You must cross the ocean to get a view of “the bigger the better” mindset. Only then you will be able to understand the ugliest U.S. cars. The first to be named is surely Chrysler's PT Cruiser model, inspired by the aesthetic dictates that made 1930s American classic cars great. The result, however, is a curmudgeonly, strange, ugly vehicle with bislong and boxy shapes together. In spite of this, however, the PT managed to be a commercial success, with more than 1.3 million units sold, a good portion of which were also sold in Europe and Italy. Ugly even in its convertible version, it was named Motor Trend Car of The Year in 2001 but soon its retro styling caused it to climb other much less flattering rankings.
Another not-so-cute model from Chevrolet is the Tacuma. The original design is even signed by the Pininfarina Design Center, but aesthetically it is not convincing, for a design born in 2000 it has a bit too many legacies of 90s style. It must be said, however, that it is an "honest" car, suitable for families and more generally for those who need space without standing out too much at traffic lights. Produced for five years (from '94 to '99) this model replaces the previous "Scorpio," which was perhaps not so original since it was neither more nor less than a Sierra subjected to a fattening diet. So with the 1994 Ford Scorpio they wanted to do something completely different and original by going overboard. The result was that of a mammoth sedan of about five meters in true U.S. style. In Europe it was quite awkward in city maneuvering, and those who had it remember it for the perennial search for a suitable parking space to contain it.
Could the Chevrolet HHR be called a copy of the Chrysler PT Cruiser? Absolutely. In fact, the designer is the same, Bryan Nesbitt, who has since moved from Chrysler's offices to Chevrolet's. The HHR was born five years later than the PT and had the same trend as its big sister-after a good start in sales, it almost immediately tired the public, who thought it was too clunky and unharmonious in its lines.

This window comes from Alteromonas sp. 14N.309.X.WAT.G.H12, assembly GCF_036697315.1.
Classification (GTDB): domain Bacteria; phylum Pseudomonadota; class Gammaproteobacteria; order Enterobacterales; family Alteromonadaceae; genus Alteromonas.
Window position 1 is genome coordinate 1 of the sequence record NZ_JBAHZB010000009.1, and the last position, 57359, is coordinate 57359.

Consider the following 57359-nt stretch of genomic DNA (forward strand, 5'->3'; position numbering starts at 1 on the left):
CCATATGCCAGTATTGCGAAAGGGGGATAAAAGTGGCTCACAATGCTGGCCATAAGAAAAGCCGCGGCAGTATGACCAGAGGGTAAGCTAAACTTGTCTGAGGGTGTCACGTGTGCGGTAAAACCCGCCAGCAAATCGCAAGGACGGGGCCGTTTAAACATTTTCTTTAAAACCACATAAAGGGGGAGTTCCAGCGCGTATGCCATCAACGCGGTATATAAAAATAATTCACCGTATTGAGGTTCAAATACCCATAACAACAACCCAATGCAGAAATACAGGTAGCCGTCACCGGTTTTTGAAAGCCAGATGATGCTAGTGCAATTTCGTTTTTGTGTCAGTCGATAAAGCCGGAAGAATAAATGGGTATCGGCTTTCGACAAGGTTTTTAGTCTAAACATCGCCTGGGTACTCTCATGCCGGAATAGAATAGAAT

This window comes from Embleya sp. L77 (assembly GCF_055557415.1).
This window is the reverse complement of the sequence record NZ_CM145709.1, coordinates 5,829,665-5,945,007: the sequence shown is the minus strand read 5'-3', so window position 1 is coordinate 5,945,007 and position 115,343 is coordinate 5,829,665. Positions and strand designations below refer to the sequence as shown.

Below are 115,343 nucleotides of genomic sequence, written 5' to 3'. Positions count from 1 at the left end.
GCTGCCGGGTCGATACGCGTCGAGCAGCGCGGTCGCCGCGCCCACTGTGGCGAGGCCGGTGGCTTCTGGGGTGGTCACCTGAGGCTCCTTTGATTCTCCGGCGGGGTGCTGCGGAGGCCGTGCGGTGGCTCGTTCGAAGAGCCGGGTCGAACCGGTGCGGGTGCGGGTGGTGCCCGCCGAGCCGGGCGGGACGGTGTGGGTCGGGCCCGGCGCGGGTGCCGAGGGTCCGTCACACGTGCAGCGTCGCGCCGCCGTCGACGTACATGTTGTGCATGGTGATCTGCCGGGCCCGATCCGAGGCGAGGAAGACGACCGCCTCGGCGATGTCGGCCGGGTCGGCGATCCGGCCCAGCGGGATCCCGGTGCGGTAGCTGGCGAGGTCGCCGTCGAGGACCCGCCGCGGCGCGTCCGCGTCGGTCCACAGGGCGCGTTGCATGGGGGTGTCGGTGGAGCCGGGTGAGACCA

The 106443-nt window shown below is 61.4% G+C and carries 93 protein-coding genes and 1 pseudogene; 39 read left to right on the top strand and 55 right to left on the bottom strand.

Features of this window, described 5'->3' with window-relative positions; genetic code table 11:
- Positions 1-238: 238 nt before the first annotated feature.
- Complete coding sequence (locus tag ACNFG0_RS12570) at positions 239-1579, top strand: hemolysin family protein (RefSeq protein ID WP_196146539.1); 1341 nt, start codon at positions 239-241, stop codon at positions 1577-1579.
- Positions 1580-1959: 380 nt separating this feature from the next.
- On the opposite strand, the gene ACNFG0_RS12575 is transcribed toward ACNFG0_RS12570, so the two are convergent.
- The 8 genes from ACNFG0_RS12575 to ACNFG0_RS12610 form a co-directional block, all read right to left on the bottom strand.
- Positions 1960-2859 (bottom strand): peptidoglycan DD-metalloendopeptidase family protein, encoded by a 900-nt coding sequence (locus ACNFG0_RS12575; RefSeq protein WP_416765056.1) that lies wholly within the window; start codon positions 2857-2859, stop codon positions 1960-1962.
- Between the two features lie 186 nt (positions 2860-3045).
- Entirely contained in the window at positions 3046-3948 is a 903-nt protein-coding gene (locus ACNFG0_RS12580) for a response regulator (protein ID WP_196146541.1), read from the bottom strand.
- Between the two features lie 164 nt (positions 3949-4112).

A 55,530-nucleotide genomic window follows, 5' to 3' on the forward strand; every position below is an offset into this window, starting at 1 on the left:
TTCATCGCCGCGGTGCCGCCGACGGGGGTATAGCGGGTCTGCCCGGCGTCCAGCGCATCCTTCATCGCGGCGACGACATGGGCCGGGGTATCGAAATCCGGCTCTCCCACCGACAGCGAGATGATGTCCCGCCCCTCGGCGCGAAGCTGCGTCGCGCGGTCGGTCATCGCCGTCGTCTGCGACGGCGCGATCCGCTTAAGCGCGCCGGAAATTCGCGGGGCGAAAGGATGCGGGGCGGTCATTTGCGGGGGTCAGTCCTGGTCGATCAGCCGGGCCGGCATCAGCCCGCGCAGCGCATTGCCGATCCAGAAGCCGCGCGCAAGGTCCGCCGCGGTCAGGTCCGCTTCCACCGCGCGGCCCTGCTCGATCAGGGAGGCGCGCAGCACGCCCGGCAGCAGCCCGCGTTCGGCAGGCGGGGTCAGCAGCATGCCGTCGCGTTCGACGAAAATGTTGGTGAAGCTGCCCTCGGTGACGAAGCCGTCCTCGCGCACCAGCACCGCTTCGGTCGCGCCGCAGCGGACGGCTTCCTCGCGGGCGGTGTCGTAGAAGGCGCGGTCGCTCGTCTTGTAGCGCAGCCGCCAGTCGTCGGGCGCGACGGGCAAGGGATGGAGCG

Cadillac has always been synonymous with U.S. elegance, but the latest Escalade model has no line that can be defined as "elegant." Truncated front and rear, the Cadillac Escalade's cabin is a blend of luxury and hyper-technology, with no less than three screens: a 7.2-inch screen, a 14.2-inch screen that serves as the instrument cluster, and a 16.9-inch screen for the infotainment system. For rear passengers, there are two 12.6-inch touch screens to keep them from getting bored on long trips. And if that were not enough, the navigation system has an augmented reality system that combines real images with navigation information. In short, it is more of a 'spaceship than a 'car. The mammoth American SUV arrived in Italy in 2022 and appears to have been Georgina's birthday gift to her husband Cristiano for his 37th birthday, with her husband's Amex, of course.
Lastly, I include in this review the Hummers, all models. The most ardent have repeatedly suggested obtaining a C license in order to drive one of the three variants offered by Hummer. It’s a vehicle better suited for military rather than family commitments, but we can admit, in the case of a particularly large family it represents the ideal with a trunk that offers from 1,132 to 2,452 liters (Hummer H2), certainly suits you if you want to invade the driveway of the neighbor who is on your case. I have never met a Hummer owner and yet I always imagined him as a very short little man sitting in the driver's seat. Last thing, I promise: can we say that the Limousine version with the little flowers on the hood is very funny?As every time, the question is the same: any other ugly cars to report? Do it here!